The Philippines, 1982, 120’, English, Filipino
Directed by: Eddie Garcia
Script: Orlando Nadres
Story: Gilda Olvidado
Photography (color): Romeo Vitug
Editing: Ike Jarlego
Production Design: Manny B. Morfe
Music: George Canseco
Producers: Vic Del Rosario Jr., Ramon Salvador
Cast: Vilma Santos (Divina), Christopher De Leon (Jerry), Phillip Salvador (Oscar), Lorna Tolentino (Nora), Ramil Rodriguez (Alex), Irene Celebre (Ivy), Eddie Garcia (Don Jose Ferrer, uncredited)
Date of First Release in Territory: August 19th, 1982
A dying father (Eddie Garcia) asks his daughter Divina (Vilma Santos) to look for and take care of his estranged mistress and her half sister, explaining that he cannot be at peace if his request is rejected. A month after his passing, she finds her half-sister Nora (Lorna Tolentino) and adopts her.
Bringing her into her home, Divina finds Nora intolerable and she constantly mistreats her. Nora idolizes her sister, constantly making efforts to be more like her. Things are further complicated by the arrival of their lovers: the persistent Oscar (Phillip Salvador) refuses to leave Nora alone after a lengthy courtship, while Jerry (Christopher De Leon) uses Divina to become closer to her half-sister.
Sinasamba Kita is the stuff of Filipino telenovelas, creating the formula even before there was one. Written by Orlando Nadres from Gilda Olvidado’s story, it explores how love can be confused with ownership and idolatry; how love emancipates and how idolatry and ownership shackle us into place. Production designer Manny B. Morfe and cinematographer Romeo Vitug ensure that this spatial dimension to the narrative is communicated. Man-made architecture and natural sceneries are turned from homes to prisons, sanctuaries into hellscapes when the characters revisit them.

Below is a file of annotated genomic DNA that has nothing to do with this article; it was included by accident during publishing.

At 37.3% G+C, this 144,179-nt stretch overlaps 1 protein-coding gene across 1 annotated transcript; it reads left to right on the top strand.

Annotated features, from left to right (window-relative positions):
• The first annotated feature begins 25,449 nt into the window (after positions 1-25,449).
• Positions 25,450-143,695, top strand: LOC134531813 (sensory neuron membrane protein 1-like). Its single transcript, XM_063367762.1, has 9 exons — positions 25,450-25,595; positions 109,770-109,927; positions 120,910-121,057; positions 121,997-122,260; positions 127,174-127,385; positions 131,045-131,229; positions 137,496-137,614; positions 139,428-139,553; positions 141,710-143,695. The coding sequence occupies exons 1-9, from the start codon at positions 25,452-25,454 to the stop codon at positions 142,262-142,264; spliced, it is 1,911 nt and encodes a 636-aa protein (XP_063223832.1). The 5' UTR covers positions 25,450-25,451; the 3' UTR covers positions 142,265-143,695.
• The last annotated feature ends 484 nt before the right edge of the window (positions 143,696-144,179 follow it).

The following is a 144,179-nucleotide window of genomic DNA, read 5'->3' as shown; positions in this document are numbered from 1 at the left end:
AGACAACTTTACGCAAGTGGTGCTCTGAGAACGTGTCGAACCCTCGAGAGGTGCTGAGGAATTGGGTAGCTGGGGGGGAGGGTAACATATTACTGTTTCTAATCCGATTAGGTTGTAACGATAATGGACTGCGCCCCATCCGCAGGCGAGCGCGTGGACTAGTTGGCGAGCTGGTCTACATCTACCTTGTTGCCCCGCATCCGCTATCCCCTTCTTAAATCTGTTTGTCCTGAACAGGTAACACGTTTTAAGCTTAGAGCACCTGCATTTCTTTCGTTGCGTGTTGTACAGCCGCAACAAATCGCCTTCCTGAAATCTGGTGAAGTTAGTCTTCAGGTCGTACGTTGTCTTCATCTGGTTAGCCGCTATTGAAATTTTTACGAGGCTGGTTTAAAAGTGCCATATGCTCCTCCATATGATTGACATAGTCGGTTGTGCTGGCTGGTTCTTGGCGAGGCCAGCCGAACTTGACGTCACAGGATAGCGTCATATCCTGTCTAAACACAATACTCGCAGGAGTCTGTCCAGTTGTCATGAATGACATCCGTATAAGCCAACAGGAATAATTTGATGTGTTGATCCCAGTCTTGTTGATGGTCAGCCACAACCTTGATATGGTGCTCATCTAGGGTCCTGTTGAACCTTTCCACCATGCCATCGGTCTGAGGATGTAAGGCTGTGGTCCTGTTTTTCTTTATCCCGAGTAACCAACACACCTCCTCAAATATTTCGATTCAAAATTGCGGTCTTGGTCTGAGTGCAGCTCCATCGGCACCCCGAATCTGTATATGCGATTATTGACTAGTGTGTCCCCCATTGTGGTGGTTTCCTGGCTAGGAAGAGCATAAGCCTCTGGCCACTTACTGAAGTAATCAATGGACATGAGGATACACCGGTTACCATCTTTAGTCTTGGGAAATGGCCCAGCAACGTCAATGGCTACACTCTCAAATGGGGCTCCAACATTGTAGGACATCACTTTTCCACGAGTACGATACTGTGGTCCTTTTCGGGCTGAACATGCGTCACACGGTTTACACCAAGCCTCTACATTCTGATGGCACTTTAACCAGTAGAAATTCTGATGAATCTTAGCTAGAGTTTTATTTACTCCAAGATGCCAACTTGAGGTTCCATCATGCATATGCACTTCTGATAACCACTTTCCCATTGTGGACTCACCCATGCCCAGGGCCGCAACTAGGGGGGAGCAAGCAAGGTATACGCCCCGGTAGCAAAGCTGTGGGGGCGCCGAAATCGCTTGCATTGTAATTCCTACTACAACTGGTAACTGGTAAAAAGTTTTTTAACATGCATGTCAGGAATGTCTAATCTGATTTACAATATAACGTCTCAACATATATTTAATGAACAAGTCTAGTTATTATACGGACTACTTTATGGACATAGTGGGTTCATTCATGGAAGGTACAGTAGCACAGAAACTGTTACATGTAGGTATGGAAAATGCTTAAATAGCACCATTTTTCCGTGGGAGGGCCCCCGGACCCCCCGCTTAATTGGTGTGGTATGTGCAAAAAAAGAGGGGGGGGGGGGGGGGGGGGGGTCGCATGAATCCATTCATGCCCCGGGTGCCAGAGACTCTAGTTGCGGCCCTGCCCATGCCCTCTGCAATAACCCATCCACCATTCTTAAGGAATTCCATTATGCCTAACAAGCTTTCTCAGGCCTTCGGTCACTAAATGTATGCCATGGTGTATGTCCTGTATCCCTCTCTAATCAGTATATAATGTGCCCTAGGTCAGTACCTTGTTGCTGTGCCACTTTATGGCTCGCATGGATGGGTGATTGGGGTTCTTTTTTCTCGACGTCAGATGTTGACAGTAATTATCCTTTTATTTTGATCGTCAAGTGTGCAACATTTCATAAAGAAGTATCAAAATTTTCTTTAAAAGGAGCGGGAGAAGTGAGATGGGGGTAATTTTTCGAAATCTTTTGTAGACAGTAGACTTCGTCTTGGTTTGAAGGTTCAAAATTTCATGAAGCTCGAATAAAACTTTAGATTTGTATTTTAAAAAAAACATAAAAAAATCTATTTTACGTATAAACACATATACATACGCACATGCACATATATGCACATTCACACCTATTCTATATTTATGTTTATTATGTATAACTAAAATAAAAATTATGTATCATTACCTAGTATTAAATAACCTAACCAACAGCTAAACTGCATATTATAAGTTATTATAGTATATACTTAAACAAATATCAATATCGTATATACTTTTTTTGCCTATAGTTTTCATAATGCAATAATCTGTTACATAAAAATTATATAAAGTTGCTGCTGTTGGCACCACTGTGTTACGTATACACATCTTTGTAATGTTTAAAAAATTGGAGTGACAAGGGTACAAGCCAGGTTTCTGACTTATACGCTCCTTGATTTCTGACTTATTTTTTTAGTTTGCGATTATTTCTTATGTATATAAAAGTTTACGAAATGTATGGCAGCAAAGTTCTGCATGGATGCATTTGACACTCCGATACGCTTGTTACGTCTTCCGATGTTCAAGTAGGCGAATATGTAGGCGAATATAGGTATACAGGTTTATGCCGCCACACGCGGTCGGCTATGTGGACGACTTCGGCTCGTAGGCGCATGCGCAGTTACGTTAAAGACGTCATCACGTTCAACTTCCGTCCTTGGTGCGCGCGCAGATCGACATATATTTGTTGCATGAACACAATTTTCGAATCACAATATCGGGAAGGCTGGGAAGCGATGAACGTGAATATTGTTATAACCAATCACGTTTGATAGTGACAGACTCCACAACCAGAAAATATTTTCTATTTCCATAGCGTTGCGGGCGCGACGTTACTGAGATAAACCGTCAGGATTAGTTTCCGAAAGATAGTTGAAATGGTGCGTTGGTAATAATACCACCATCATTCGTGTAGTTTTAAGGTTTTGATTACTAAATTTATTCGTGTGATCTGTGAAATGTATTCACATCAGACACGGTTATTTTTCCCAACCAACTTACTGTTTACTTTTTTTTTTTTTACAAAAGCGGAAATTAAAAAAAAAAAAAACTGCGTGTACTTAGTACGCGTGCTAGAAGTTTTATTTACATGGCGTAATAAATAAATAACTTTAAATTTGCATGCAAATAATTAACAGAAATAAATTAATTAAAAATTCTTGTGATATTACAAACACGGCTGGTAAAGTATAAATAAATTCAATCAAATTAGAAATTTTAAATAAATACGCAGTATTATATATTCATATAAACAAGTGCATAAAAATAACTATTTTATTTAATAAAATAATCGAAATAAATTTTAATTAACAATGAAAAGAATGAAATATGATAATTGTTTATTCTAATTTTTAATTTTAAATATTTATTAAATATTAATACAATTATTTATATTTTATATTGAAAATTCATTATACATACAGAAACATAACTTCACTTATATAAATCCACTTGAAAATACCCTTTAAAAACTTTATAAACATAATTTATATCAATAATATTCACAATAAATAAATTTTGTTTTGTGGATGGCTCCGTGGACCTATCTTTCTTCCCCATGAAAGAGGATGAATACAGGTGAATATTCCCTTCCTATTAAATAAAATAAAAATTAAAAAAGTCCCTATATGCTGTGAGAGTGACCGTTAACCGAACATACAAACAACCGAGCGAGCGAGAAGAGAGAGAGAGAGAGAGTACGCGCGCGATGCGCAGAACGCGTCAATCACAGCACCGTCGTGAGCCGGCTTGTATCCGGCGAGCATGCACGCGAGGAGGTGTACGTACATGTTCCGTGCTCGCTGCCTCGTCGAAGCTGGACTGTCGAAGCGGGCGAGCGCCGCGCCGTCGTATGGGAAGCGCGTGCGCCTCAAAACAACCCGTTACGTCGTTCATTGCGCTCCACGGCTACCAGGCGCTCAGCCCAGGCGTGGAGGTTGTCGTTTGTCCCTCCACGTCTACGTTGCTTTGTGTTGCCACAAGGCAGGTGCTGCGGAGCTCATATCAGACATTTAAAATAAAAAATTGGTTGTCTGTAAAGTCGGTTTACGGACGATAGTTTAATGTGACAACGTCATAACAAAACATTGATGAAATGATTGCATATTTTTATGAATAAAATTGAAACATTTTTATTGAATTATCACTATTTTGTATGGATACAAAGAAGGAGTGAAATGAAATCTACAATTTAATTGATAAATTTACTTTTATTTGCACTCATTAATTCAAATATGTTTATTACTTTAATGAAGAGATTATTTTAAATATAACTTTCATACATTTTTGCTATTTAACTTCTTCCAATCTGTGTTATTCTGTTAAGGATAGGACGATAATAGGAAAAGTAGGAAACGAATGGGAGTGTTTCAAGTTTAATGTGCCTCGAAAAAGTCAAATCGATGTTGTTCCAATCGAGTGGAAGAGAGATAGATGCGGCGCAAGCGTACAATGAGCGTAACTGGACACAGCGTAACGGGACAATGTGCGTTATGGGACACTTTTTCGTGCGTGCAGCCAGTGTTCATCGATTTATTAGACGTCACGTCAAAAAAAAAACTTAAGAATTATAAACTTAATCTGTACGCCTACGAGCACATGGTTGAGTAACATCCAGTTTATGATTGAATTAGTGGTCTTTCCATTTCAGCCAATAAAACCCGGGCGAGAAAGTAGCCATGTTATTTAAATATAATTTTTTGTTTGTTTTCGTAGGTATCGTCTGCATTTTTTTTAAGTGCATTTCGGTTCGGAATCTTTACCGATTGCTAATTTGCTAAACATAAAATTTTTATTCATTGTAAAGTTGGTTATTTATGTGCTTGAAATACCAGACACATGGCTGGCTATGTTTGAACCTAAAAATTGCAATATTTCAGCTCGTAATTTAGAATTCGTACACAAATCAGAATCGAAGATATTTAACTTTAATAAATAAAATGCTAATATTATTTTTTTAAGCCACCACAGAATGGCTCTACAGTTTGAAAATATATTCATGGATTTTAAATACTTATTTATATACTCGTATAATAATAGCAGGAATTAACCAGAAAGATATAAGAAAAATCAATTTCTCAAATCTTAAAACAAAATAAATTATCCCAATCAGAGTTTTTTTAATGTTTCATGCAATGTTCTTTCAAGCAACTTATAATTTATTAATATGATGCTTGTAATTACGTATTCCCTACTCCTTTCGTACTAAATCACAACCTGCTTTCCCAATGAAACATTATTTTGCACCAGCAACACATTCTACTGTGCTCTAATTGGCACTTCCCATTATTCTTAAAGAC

At the helm, director Eddie Garcia isn’t afraid to lean into melodrama and narrative conventions. There are fight scenes, witty banter, dramatic confrontations, and even a car crash. All of these seem incredulous at first, but are tempered by committed naturalistic acting performances. In particular, the tension between Santos and Tolentino is an undeniable force and they cannot fit into a frame for too long.
Ike Jarlego’s editing successfully creates parallels of the sisters’ lives: Divina is successful but left undesired by everyone except her sister, while Nora seeks some form of independence but is the center of almost every discussion and argument. They aspire for what the other has. This is none more apparent than when they go on vacation and the story juxtaposes their time in Bicol and Baguio. Divina makes advances towards Jerry despite knowing that he loves her sister, while Nora continues to resist Oscar’s advances. Even in their physical distance, the sisters’ presence lingers in each other’s lives like spectres. The music by George Canseco punctuates the moments of desire and loneliness; as if playing each person’s inner life for the audience to hear and connect to.
We know the resolution of these stories, but Garcia manages to create an emotional journey that still excites with every turn. The characters are mesmerizing enigmas: you want to figure out why they walk the earth the way they do and if they are aware of it. By the end, nothing really changes about them. But rather, their struggles inform you of the acceptance of their situations and personhood; that competition only yields a life of dissatisfaction and envy. You hope they recognize that loneliness, emptiness, is also part of being human; of being whole. Once they do, it is glorious.
Widely regarded as the “greatest Filipino actor of all time,” Eddie Garcia (1929-2019) was a multi-awarded director, actor, and producer with almost 700 roles in the screen arts. He is the only individual to have been inducted into the Filipino Academy of Movie Arts and Sciences (FAMAS) Hall of Fame for his contributions in both lead and supporting acting categories, as well as in directing.
1978 – Atsay
1982 – Sinasamba Kita
1983 – Paano ba ang mangarap?
1986 – Magdusa ka!
1987 – Saan nagtatago ang pag-ibig
1988 – Huwag mong itanong kung bakit